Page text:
Bath's Residents’ Parking Zones consultation launched

Bath City Council Residents Parking Zone consultation

Proposals for seven new residents’ parking zones in Bath – to help create healthier and safer streets linked to Liveable Neighbourhoods plans – are being consulted on.

The schemes aim to tackle commuter parking and reduce vehicle intrusion into largely residential neighbourhoods, while also improving air quality and the environment for the local community.

People living in and around the zones, as well as anyone regularly travelling into them, are being encouraged to read more about the proposals and have their say via an online survey.

The public consultations for all seven proposed zones run until Thursday, 2 June at 5pm at   Those without access to the internet can obtain further information and a printed questionnaire by calling Council Connect on 01225 39 40 41.

People are also urged to attend an in-person or online event to learn more about the proposals and have any questions answered.

Webinar links will be published closer to the date of the online event

The proposed zones are:

  • Chelsea Rd, Foxcombe Rd Area *
  • Lyme Gardens, Charmouth Rd Area *
  • Sion Hill, Summerhill Road Area
  • Audley Grove, Edward Street, St Michaels Area
  • Walcot, Snow Hill, Claremont Rd Area *
  • Entry Hill Area *
  • Beacon Hill Area

Following the consultation, the council will review the responses received and decide whether to proceed to the next stage, which is advertising the Traffic Regulation Order (TRO) for further comment or objections.

Councillor Manda Rigby, cabinet member for Transport, said: 

We want to hear from people living in the proposed zones and those nearby or who regularly travel into them in order to get a range of views.

Residents with permits may gain more opportunities to park close to their homes and benefit from reduced traffic flow and improved air quality. However, we also recognise that there are costs attached to permits and that a zone may not address the lack of parking where there are high levels of car ownership among households within a zone.

Overall we want to create healthier and safer streets while balancing people’s needs – and ultimately through our Journey to Net Zero ambitions, shift the way people get around, reduce emissions, improve air quality, tackle congestion and reduce the impact of travel on the climate.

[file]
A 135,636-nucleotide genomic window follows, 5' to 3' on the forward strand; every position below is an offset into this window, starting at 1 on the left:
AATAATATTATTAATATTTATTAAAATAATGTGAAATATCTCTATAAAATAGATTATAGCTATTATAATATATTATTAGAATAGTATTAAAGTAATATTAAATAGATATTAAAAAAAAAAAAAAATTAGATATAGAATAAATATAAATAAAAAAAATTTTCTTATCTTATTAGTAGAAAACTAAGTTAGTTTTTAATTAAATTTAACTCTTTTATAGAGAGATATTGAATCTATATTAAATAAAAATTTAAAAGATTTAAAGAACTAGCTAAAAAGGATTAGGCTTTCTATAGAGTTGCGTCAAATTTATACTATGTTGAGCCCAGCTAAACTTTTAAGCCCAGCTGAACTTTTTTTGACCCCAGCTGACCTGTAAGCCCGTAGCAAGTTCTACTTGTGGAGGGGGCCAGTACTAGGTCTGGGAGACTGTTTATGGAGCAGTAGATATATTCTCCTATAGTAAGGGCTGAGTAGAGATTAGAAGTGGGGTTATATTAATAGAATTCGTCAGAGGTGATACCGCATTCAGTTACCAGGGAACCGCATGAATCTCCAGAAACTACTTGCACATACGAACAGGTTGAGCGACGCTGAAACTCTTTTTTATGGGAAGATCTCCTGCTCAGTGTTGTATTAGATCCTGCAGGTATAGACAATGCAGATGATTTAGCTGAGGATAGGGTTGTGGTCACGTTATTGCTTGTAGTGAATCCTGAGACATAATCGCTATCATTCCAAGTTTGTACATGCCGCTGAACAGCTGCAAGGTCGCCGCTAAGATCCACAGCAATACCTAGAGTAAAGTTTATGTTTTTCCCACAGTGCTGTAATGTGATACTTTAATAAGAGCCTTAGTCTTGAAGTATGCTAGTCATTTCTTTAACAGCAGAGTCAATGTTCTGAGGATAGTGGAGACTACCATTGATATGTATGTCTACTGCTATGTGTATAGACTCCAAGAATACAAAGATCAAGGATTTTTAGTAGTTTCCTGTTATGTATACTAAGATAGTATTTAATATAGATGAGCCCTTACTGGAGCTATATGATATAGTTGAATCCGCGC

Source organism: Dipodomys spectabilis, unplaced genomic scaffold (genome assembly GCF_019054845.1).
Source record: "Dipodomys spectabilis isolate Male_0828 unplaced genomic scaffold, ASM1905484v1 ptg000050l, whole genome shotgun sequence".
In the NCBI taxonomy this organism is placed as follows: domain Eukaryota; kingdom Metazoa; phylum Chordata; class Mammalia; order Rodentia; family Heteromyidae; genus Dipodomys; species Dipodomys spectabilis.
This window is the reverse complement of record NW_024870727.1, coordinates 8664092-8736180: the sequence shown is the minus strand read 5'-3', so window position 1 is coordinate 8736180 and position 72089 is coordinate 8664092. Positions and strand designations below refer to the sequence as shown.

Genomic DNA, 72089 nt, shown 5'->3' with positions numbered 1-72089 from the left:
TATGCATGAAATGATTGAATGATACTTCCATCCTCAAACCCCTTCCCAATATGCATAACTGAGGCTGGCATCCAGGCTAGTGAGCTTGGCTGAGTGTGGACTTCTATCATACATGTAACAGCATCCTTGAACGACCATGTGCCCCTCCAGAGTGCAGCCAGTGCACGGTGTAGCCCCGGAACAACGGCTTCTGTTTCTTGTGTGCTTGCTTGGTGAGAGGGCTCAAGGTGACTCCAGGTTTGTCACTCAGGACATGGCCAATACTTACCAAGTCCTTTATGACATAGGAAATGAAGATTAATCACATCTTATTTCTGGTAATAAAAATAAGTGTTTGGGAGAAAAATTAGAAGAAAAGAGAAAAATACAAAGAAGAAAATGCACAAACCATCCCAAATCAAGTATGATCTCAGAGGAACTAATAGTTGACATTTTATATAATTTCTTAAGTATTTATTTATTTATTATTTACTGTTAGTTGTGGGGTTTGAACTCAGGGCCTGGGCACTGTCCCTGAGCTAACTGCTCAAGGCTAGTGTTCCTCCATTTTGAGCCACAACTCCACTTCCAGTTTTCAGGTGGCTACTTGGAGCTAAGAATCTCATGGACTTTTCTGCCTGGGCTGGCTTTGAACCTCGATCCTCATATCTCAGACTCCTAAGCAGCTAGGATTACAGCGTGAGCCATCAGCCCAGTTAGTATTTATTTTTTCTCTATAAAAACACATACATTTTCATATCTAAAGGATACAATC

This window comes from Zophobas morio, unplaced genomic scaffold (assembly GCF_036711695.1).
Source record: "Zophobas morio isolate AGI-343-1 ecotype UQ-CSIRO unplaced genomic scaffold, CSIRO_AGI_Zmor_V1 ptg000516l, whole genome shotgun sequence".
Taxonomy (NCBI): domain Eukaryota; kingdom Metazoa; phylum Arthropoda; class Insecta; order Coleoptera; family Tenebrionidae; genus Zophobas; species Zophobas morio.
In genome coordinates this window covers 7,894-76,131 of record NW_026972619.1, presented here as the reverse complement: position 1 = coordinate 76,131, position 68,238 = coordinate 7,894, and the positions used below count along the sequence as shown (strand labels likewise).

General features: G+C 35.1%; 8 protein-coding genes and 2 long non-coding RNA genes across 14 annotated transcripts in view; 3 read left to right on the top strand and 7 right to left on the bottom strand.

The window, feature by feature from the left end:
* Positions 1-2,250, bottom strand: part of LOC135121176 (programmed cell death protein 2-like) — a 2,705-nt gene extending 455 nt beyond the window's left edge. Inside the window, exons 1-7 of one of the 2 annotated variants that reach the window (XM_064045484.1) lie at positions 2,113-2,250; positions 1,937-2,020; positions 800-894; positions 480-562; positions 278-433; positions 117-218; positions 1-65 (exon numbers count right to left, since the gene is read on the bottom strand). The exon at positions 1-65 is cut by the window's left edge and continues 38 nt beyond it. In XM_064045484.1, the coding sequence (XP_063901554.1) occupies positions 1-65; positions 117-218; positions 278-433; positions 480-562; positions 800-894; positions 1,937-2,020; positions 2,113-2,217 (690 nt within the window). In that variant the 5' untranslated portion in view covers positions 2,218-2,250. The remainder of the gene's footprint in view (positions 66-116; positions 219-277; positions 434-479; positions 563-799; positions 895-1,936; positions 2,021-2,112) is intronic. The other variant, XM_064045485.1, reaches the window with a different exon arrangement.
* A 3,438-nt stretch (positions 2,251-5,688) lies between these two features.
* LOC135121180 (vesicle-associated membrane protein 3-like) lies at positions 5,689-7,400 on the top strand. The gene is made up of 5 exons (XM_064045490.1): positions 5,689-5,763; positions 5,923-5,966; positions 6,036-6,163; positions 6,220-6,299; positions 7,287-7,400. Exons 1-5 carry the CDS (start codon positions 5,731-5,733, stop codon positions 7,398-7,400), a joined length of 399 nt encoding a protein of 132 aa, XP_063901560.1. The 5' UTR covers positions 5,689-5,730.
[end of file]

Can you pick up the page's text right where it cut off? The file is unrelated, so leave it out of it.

Councillor Manda Rigby Cabinet member for Transport, BANES

The residents’ parking zone proposals came out of several public consultations on the council’s Liveable Neighbourhoods programme, and how the council can help communities to create healthier, safer streets. These seven are in addition to a proposed RPZ scheme for Oldfield Park and Westmoreland.  More than 700 people have already shared their views in a consultation on this proposal, and the next step is the formal consultation on the Traffic Regulation Order (TRO) later this summer. 

Residents’ parking zones are just one of a range of interventions available to local communities looking to create Liveable Neighbourhoods. In four of the seven zones being proposed (asterisked in the list above), workshops are also being planned with communities where residents will co-design additional interventions, with the support of transport experts, to help further reduce the dominance of vehicles and make it safer and easier for people to walk, cycle or wheel. 

The council had more than 1,600 responses to an engagement at the end of last year on its 15 priority Liveable Neighbourhood areas. Many areas expressed a wish for changes to improve pedestrian safety, reduce rat-running and speeding, and improve cycling infrastructure. Additionally, a desire for general improvement of the public realm was expressed.

Following on from this engagement, five pilot interventions were selected to proceed straight to preliminary design prior to public consultation.  Work is also set to start in May on the next stage of co-designing interventions with communities in response to the specific issues raised by residents in the 15 priority areas.